This article originally appeared in NARC. Magazine
Six years before Star Wars became a global phenomenon in 1977, George Lucas’ first feature was the stylish sci-fi THX 1138. Starring Robert Duvall and Donald Pleasance, the film has gained cult status in recent years and it’s been sampled by numerous artists including Nine Inch Nails, The Shamen, UNKLE and Orbital. Electronic fusion maestros Asian Dub Foundation are the latest group to be inspired by the movie, but they’ve gone one step further by creating a unique live soundtrack for Lucas’ debut.
It’s the band’s third live soundtrack, following on from the success of their scores for both Mathieu Kassovitz’s 1995 realist French drama La Haine and Gillo Pontecorvo’s classic Battle Of Algiers. But since THX already contains a semi-experimental and dissonant soundtrack, the group didn’t give themselves an easy task. “A lot of groups tend to do silent films, which to me is a cop out,” Steve Chandra Savale, aka Chandrasonic, laughs. “But there’s obviously some good ones.” He admits that choosing a movie for a live soundtrack isn’t a straightforward task. “You have to be very careful about what you pick if you’re going to work with the film, then you’ve got to find a film that’s got enough space for you to be there. Even that’s ambiguous.”
Unlike the hip-hop soundtrack of La Haine and Ennio Morricone’s typically luscious and iconic score to Battle Of Algiers, THX’s sound design doesn’t appear to lend itself well to the mix of rap, dub, dancehall and ragga that Asian Dub Foundation have become known for. “There’s a lot of classical, avant-garde dissonance, strings, a little bit of flute… And there’s some very interesting soundscapes done by Walter Murch.” Regardless of all this, Savale claims that “there was actually a lot of space for us” and the band worked by adding layers of sound to what was already present in the film. “Because we had these dissonant strings to work with we had to think sideways,” he explains. Unlike any ADF record, he also points out that “there’s no beats or breaks and no bassline” so something had to change. “The first thing that ADF mash into a film is a bassline and that, in a way, is the sonic underbelly of it. It’s the journey, this human machine, a machine society, that’s cold and rumbling.” On top of that they added sounds that they felt fitted with the themes of the film in general. “The guitar is actually quite chaotic, sort of abstract and is tuned into the horrible, digital chaos of that society. That’s one of the ways that [the film is] prophetic, all this kind of spinning, irritating digital noise.”
In order for the audience to take in what the film has to offer, and unlike most live performances, the group will be taking a back seat during the performance at Sage Gateshead (on Sunday 18th October) itself. Walter Murch himself will be providing the support on the night, appearing in a short interview before THX plays (which, as Savale says, is “much better than having a support band”). THX will then become the star of the show at the event. “The film isn’t in the background,” Savale explains. “In way, visually, we’re in the background. So, we’re backing the film. The film dictates to us. Occasionally we jump in and get our own but generally, we love the film and we’re trying to enhance your viewing and interpret the film.” Does this mean that they hope the audience will turn up looking to watch the film rather than experience an ADF gig? “Well that’s up to them. That can be affected by the environment. I never, ever say ‘this is how you’re supposed to enjoy it’, I never say that about anything I’ve ever done.” Savale does concede that unlike the other two films they’ve worked on – and particularly La Haine – THX will be a more thoughtful experience. “I think with THX it’s very cerebral, it doesn’t really lend itself to jumping up and doing spontaneous dance,” he comments.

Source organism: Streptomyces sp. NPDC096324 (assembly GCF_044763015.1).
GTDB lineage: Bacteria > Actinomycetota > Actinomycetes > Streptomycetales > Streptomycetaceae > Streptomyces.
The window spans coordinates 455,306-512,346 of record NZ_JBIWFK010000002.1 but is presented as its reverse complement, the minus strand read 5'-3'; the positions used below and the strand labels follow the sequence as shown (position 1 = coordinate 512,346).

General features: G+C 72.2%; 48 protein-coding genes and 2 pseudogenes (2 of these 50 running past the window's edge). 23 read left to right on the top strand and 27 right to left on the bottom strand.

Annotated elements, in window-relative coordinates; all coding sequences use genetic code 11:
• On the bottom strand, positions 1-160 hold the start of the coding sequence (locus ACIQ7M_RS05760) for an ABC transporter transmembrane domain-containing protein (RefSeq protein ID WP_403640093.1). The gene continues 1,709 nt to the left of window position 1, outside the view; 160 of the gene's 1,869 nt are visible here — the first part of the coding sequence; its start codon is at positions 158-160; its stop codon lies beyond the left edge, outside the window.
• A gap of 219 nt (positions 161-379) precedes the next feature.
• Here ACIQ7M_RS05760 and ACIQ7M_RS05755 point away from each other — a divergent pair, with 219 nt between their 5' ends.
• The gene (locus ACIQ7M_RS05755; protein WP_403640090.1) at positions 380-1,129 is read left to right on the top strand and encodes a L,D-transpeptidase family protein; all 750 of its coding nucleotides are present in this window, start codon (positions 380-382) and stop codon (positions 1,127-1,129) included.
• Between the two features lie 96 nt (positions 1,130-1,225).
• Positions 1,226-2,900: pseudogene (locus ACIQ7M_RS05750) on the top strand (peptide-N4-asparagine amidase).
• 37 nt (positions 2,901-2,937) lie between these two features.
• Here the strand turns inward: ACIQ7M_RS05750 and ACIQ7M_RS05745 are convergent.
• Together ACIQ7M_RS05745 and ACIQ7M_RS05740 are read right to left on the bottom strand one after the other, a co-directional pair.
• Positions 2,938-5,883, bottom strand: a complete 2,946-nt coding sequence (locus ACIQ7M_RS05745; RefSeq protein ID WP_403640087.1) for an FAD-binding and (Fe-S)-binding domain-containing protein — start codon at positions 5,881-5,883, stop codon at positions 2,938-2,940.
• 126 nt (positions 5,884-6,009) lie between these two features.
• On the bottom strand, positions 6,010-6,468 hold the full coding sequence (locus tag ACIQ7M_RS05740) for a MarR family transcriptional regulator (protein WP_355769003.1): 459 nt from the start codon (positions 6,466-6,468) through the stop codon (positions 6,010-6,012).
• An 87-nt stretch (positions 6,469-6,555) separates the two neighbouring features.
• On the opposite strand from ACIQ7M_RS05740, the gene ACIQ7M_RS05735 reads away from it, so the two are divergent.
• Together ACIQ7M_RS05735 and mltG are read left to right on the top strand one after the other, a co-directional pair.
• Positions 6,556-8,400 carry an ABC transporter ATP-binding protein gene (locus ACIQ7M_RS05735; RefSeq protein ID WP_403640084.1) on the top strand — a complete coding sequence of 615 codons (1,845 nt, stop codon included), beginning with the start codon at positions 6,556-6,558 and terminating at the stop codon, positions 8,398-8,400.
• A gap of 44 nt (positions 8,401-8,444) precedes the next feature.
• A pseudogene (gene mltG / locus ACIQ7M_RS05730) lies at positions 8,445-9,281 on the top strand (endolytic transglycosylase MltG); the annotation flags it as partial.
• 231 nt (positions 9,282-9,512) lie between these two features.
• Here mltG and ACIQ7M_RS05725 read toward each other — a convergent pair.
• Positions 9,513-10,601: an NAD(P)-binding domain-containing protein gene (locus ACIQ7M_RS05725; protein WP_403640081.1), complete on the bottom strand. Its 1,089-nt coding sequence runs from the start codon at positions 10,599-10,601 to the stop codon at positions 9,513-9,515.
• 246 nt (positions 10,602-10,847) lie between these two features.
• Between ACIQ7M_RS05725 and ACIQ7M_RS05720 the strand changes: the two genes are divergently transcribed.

Although the project surrounding THX is far from being over, it was still intriguing to know whether ADF would be challenging themselves with any more live soundtracks in the future. Savale reflected on what the band have already achieved in that realm: “We’ve done three soundtracks and they’re kind of like the past, present and future. So I kind of feel like our mission in that realm is kind of complete now!” That doesn’t mean we shouldn’t expect more soundtracks from the group though. “I have got a couple of ideas, I wouldn’t really want to say, but I do have ideas. Trying to find new ways to perform loud, live and exciting music. That’s the challenge of now for music I think,” Savale says. “I want to pursue that in different areas. I think that there’s a lot you can do with a live performance which doesn’t sacrifice any of the power or the volume of an ADF show but mutually enhances it. So that’s what I’m looking into.”